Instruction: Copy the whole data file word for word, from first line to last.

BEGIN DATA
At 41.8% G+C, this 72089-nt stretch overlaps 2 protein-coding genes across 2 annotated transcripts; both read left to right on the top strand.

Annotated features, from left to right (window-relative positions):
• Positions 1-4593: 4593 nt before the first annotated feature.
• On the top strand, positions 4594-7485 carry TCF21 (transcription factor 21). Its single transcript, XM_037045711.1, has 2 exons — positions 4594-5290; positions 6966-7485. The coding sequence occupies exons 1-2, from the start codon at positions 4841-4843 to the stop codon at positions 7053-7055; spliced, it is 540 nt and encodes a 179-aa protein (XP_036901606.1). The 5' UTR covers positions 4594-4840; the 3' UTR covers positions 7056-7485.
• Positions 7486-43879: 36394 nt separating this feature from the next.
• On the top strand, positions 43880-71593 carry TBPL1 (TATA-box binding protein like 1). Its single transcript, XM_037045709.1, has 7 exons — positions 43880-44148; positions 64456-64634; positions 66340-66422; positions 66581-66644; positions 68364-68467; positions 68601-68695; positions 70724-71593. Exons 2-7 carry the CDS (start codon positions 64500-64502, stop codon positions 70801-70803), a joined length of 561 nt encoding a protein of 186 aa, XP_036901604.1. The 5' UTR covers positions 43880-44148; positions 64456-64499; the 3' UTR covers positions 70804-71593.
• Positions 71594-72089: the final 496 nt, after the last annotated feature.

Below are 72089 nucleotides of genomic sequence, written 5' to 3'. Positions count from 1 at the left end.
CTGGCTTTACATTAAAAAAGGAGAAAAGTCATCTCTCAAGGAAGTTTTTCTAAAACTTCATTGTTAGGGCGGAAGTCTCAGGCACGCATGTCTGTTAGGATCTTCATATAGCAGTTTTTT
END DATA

At 41.8% G+C, this 72089-nt stretch overlaps 2 protein-coding genes across 2 annotated transcripts; both read left to right on the top strand.

Annotated features, from left to right (window-relative positions):
• Positions 1-4593: 4593 nt before the first annotated feature.
• On the top strand, positions 4594-7485 carry TCF21 (transcription factor 21). Its single transcript, XM_037045711.1, has 2 exons — positions 4594-5290; positions 6966-7485. The coding sequence occupies exons 1-2, from the start codon at positions 4841-4843 to the stop codon at positions 7053-7055; spliced, it is 540 nt and encodes a 179-aa protein (XP_036901606.1). The 5' UTR covers positions 4594-4840; the 3' UTR covers positions 7056-7485.
• Positions 7486-43879: 36394 nt separating this feature from the next.
• On the top strand, positions 43880-71593 carry TBPL1 (TATA-box binding protein like 1). Its single transcript, XM_037045709.1, has 7 exons — positions 43880-44148; positions 64456-64634; positions 66340-66422; positions 66581-66644; positions 68364-68467; positions 68601-68695; positions 70724-71593. Exons 2-7 carry the CDS (start codon positions 64500-64502, stop codon positions 70801-70803), a joined length of 561 nt encoding a protein of 186 aa, XP_036901604.1. The 5' UTR covers positions 43880-44148; positions 64456-64499; the 3' UTR covers positions 70804-71593.
• Positions 71594-72089: the final 496 nt, after the last annotated feature.

Below are 72089 nucleotides of genomic sequence, written 5' to 3'. Positions count from 1 at the left end.
CTGGCTTTACATTAAAAAAGGAGAAAAGTCATCTCTCAAGGAAGTTTTTCTAAAACTTCATTGTTAGGGCGGAAGTCTCAGGCACGCATGTCTGTTAGGATCTTCATATAGCAGTTTTTT